Federal CIOs’ 5 key steps to IT modernization
There’s an urgent need to modernize federal agencies’ technology. At least two-thirds — and in some cases more — of the federal IT budget in recent years has gone toward the operations and maintenance of outdated legacy systems that are often older than some of the personnel in charge of their upkeep.
Consequently, agency mission efficiency and effectiveness are frequently hamstrung as the IT infrastructure of yesterday can’t meet the needs of the government of today. Furthermore, securing those old, interdependent, interconnected and often custom systems becomes increasingly difficult as threats grow in sophistication, but the comparable latest cyber defenses don’t always mesh with the antiquated IT.
As former U.S. CIO Tony Scott often said, it’s like trying to “install air bags in a 1965 Ford Mustang” — the systems just weren’t designed with modern security in mind.
This month, FedScoop gathered leading federal CIOs and IT officials at its headquarters in the heart of Washington, D.C., for a candid talk about the progress around federal systems modernization, the challenges agencies still face and the keys to success as the government plots its path forward in becoming a more digital, secure, efficient and effective operation.
To inspire an open and honest talk, the meeting was not-for-attribution, but FedScoop did collect the five broader steps with supporting commentary that agencies, and the federal government as a whole, should take in the name of modernization. Surprisingly, the conversation was almost entirely absent talk about the need for more budget or an IT modernization fund.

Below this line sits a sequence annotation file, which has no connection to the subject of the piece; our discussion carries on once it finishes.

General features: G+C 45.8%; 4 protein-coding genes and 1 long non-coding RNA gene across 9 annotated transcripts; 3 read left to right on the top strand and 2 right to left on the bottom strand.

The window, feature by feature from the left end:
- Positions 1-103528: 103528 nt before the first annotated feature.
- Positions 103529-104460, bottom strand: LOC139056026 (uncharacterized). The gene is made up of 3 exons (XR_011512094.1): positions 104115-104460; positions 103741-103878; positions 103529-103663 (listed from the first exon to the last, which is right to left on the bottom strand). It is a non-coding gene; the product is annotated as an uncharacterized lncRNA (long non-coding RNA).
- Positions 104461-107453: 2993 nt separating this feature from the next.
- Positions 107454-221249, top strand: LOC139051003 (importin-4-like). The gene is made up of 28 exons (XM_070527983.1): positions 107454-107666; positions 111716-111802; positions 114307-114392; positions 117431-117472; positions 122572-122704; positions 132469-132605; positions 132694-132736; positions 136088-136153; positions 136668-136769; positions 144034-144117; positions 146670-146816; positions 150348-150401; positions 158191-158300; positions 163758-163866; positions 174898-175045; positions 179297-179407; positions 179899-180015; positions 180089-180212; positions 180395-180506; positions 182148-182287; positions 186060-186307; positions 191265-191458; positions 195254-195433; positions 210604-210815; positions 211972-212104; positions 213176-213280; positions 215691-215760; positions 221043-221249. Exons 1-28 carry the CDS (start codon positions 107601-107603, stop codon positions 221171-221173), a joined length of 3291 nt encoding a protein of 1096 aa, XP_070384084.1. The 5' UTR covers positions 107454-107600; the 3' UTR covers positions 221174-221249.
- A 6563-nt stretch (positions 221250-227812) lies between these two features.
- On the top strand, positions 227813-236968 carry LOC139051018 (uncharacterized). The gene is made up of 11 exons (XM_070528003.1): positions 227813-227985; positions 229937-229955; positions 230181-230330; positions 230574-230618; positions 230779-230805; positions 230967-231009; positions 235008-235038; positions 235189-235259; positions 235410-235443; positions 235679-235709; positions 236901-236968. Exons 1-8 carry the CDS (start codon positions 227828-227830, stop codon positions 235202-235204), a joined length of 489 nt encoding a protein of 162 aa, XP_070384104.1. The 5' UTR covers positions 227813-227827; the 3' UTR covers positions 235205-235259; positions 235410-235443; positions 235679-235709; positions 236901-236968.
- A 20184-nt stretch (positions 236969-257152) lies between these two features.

Here’s what they had to say:
1. Culture change is paramount
A lagging culture is the biggest challenge to modernization progress in the federal government.
“A cultural shift and policy shift are the things that get in my way of doing anything,” one CIO said.
Agencies are too averse to the risks of a major modernization, willing to make big changes only when there is an emergency.
“The most traction we see is when there is a fire, when there is a sense of urgency from external circumstances … when we had the OPM breach or the IRS GetTranscript [breach], HealthCare.gov, then all the sudden it was ‘what do we need to do?’ After the fire is out, though, [comes] the hard work of trying to get in there to see how did we get to that point and how do we prevent it from happening, and that is actually the toughest. Why do we need to get to the point where there is this flaming fire before we get there?” someone said.
That culture must change, the CIOs and IT leaders agreed, before modernization can take course.